Sandler would next take a turn as comedic action star in “Don’t Mess with the Zohan”, territory that would put him in such esteemed company with name like Hulk Hogan (Suburban Commando), and Vin Diesel (The Pacifier). The same year he would produce “The House Bunny” and “Strange Wilderness”, hits and misses depending on who you ask. Wrapping up ’08 was the family friendly kid’s movie “Bedtime Stories”, teaming him with former costar Courtney Cox, Happy Madison regulars (Nick Swardson, Rob Schneider, Allen Covert), and even his wife a daughter Jackie and Sadie Sandler because when you’re the boss you can put your family in anything. Kevin James would get his shot at the leading man role in 2009’s ungodly successful “Paul Blart: Mall Cop” giving Sandler and Happy Madison Carte Blanche to make whatever the fuck they wanted to. “Grown Ups” would be the product of this newfound power bringing former SNL castmates Chris Rock, David Spade and Rob Schneider along for the ride on the gravy train made of fart jokes, thin premises and the stupidity of the general public.
Kevin James would stay on a roll with Happy Madison and go on to star in Zookeeper cementing himself as a key player in the roster of “talent”. “Just Go With It” would follow in the long tradition of Sandler placing his films along with himself, friends and family in an exotic locale as an “artistic decision”. He is not coy about admitting to doing this to get a free vacation on the studio’s dime something he’s been doing since “50 First Dates” a movie that some would say is what would happen if “Memento” had a female lead, had 100% less violence and was a romantic comedy. Sandler doubled down on the tried and true formula of average schlub has a two ridiculously attractive women as his love interests (Brooklyn Decker and Jennifer Anniston in this case to pander to all demographics young and old). Like his other films at the recent moment this was another financial success making almost 3 times the film’s $80 million budget (filming in paradise ain’t expensive ya know).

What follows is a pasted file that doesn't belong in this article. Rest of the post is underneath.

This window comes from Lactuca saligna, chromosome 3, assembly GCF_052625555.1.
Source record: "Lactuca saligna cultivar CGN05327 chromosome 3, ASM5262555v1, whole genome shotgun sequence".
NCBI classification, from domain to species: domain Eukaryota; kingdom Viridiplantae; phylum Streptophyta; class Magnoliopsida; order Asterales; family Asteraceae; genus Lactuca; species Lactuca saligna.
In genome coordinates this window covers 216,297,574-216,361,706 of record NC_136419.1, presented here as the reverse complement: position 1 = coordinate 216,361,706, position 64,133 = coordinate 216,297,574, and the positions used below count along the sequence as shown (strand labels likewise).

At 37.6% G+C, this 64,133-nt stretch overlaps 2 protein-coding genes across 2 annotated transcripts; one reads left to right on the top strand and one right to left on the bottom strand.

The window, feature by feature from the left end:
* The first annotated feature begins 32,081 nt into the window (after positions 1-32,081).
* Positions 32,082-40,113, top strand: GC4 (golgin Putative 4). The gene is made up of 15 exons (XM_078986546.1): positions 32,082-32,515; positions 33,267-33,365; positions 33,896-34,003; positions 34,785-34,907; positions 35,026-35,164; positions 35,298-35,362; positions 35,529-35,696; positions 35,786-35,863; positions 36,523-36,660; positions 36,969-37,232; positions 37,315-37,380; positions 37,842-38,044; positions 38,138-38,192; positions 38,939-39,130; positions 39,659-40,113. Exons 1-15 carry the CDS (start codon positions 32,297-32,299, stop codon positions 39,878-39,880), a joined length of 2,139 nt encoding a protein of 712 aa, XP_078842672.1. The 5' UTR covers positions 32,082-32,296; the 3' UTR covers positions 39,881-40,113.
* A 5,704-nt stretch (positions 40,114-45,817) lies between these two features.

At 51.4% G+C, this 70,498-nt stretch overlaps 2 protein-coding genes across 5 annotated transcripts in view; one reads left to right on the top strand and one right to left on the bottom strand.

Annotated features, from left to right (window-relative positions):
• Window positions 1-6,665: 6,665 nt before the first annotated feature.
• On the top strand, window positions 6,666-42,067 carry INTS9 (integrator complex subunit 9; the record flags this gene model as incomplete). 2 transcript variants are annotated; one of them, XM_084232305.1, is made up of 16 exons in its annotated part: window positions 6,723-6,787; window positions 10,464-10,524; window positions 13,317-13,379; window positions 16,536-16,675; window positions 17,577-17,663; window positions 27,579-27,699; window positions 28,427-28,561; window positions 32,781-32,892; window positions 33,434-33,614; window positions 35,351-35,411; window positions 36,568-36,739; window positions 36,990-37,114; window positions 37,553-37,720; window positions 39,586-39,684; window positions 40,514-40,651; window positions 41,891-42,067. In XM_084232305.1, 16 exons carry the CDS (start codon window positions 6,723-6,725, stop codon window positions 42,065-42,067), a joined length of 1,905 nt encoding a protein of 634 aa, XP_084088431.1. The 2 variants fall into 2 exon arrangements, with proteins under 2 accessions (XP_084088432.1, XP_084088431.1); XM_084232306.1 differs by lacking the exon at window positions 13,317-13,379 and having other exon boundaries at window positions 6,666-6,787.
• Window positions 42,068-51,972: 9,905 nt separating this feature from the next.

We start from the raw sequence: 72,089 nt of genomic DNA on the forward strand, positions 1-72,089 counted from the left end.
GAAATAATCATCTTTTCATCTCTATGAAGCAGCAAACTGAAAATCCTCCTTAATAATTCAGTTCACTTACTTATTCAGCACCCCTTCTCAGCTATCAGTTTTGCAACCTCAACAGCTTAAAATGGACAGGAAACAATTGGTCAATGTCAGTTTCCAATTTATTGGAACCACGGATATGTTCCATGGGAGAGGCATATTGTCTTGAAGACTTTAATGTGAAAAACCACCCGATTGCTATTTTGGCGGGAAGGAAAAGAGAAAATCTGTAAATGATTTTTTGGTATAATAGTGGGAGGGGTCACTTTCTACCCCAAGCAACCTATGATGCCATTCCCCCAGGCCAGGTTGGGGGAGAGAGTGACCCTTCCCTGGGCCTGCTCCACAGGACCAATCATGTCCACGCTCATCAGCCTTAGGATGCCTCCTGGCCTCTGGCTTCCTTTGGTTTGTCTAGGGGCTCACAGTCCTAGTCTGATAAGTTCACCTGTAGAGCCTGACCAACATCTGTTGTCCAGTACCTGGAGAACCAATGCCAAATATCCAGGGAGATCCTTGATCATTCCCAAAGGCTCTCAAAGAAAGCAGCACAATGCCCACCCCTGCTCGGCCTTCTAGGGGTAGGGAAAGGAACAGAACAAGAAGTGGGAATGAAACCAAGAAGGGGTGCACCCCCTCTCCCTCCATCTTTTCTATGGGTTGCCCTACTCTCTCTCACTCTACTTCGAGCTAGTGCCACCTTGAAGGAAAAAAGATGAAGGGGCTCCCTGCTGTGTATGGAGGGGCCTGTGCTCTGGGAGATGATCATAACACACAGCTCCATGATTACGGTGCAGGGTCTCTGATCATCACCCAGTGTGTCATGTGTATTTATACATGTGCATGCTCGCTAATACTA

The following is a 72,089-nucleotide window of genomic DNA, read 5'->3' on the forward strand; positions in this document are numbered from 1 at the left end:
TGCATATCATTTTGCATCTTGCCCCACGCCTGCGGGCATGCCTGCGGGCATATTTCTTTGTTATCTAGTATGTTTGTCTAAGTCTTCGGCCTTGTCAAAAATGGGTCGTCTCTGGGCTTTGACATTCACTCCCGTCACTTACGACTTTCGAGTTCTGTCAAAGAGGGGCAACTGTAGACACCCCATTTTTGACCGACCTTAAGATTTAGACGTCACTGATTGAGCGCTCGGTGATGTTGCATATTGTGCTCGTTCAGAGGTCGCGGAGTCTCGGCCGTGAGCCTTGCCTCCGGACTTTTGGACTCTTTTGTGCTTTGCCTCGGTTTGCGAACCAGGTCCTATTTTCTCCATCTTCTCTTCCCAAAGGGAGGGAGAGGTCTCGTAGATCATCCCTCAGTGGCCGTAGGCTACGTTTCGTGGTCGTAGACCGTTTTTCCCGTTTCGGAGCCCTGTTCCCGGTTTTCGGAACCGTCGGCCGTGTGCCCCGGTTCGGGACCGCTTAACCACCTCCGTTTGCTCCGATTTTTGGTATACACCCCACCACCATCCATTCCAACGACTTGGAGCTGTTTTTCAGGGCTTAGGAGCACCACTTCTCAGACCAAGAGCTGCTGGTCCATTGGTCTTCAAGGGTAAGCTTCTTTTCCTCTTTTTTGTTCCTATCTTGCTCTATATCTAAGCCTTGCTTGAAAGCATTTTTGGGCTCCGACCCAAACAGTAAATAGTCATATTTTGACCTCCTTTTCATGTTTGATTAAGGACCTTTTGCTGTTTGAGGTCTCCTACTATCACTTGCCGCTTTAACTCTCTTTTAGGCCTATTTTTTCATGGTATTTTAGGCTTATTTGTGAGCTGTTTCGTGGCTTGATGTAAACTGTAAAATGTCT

Sparing myself the disgust of having to think of the cinematic sins Sandler has committed in the last four years alone (Jack and Jill & Bucky Larson being neck and neck for top offender) and my sanity I’ll say Sandler may play an idiot on screen, but he knows what he’s doing or at the very least surrounded himself with semi-capable people.
Sandler’s production slate for the coming future of Happy Madison looks bleak and more of the same, mainly padded with sequels to cash in on nostalgia (Joe Dirt 2) or continuing stories of the unlikely hero few asked for (Paul Bart 2, Hotel Transylvania 2), and movies with titles like “Fat Man” and “Gold Diggers”. The only thing I can pray for is that either Sandler comes to his senses by getting conked in the head with a foreign object and forgetting who he is (possible unwritten Sandler spec script) or Satan comes to Earth to collect on his end of the bargain and takes the human husk of what we once knew as funnyman Adam Sandler to hell. Maybe while he’s there Satan will give him a scathing critique about what he got wrong with his depiction of Hell in “Little Nicky”. Whatever happens, I can only think is proof that “You either die a hero or you live long enough to see yourself become the villain.”.